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Dublin: 18 °C Wednesday 24 July, 2019
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Carbon tax model that pays money back to households to be discussed

The Green Party is hosting today’s discussion in Leinster House featuring Irish and international experts.

Households would face increased costs but would also receive tax rebates.
Households would face increased costs but would also receive tax rebates.
Image: Shutterstock

POLITICIANS IN LEINSTER House will today hear representations from Irish and international experts about a carbon tax model that would see households receive a dividend from taxes collected from fossil fuel companies.

The carbon fee and dividend model was adopted in Canada last year and Professor Kathryn Harrison from the University of British Columbia will be in Dublin to outline the Canadian experience of its implementation.

The model sees taxes on carbon levied on polluters based on the amount of pollution produced, with the levy then increasing each year for a set number of years.

With the revenue raised from the tax, households would be paid a rebate that is designed to be greater than any increased costs they may face from the levy (from the tax itself, but also from any increases to household costs because of companies passing on the charge to consumers).

The dividend would be paid based on the number of persons in a household with a slightly lower figure per child.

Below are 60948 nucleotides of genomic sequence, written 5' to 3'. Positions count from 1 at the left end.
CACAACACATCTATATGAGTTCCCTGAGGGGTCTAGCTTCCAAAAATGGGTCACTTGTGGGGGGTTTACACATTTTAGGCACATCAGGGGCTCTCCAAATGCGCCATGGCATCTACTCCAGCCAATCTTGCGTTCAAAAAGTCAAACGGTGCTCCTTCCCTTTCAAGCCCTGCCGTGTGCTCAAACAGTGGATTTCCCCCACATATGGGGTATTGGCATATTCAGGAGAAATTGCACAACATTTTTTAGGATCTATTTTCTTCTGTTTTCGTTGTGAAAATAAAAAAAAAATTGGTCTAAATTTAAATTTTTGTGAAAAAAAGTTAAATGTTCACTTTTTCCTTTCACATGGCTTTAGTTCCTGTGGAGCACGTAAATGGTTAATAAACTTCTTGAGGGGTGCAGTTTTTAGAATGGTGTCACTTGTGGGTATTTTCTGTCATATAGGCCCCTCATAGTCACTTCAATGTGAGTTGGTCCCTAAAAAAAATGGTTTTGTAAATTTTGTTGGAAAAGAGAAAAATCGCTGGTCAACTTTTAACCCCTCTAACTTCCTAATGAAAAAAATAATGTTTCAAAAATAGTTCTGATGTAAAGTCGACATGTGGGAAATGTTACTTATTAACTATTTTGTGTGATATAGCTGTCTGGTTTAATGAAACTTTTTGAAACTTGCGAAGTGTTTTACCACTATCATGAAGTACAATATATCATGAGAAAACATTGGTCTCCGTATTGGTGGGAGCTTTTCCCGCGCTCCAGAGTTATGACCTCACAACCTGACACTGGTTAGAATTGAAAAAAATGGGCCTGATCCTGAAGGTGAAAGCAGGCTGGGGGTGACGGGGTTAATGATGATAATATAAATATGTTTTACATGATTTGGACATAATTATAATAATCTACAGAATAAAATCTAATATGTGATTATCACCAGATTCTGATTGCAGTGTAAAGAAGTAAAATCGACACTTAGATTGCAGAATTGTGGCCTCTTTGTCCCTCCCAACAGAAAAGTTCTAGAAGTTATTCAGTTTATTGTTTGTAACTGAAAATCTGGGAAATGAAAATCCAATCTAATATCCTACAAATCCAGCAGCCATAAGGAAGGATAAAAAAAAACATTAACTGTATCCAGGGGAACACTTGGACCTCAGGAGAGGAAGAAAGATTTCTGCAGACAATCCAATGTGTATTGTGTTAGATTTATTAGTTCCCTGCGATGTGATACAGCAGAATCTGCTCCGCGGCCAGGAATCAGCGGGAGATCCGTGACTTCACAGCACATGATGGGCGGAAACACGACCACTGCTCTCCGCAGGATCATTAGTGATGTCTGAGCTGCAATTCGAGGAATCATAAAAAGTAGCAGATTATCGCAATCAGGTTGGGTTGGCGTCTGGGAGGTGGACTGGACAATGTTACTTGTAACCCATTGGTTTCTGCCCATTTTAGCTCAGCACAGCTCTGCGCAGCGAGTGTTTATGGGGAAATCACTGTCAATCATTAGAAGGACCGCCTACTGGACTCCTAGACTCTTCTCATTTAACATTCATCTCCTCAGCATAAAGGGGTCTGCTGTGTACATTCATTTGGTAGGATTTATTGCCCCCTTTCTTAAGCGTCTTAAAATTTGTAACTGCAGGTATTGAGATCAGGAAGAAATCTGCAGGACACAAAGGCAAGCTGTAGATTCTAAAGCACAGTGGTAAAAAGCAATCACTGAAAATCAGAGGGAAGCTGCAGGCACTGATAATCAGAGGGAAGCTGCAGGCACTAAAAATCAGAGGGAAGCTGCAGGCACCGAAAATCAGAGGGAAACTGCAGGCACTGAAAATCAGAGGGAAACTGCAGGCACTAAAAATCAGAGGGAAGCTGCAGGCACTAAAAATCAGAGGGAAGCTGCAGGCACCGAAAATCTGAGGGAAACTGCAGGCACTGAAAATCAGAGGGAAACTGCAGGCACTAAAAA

Companies that face increasing costs from the levies could potentially pass those costs onto consumers but Green Party leader Eamon Ryan says only households with heavy carbon usage are likely to be hit more than the rebate they receive.

“The revenue that you’d get from it, we would like it redistributed it in its entirety to every householder. And the research that the ESRI has done says it’s actually a net cash benefit to every house. Particularly those on lower incomes because they tend to consume less and have lower emissions,” said Ryan, who’s chairing today’s event.

There’s still a price you’re paying slightly more but the cash revenue back to the household covers most of that cost. There’ll be a small percentage of houses, about 6-8%, who would maybe, because they’re commuting huge distances or have an incredibly inefficient heating system, who might be net cash losers, but 95% of houses it’s actually a cash benefit.

A representative from international advocacy group Citizens’ Climate Lobby will also be making presentations during today’s Leinster House meeting.

The group has made the advancement of the carbon fee and dividend model one of its primary goals and has argued that it also has the potential to stimulate the economy.

The Citizens’ Climate Lobby argues that the model makes renewable energy sources more competitive and is relatively cheap to implement.

Source: Citizens' Climate Lobby/YouTube

The Greens have met with the Department of Public Expenditure and Reform to discuss the model and Ryan says his party believes it could be implemented in an “efficient, low-cost and effective” way using both the tax and social welfare systems.

Ryan adds however that the system should only be implemented as part of a package of climate action measures that would, for example, give people in rural areas “a really high-quality bus service at the same time”.

“We think it’s important to give the signal that there is a price on pollution and that’s why this is in two parts. It does say pollution is not without a cost but with the dividend at the end of it, it’s not there as a revenue raising exercise or punitive measure, it’s a way of making it easier people to switch, to do the right things and the more they switch the more they save.”

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Rónán Duffy

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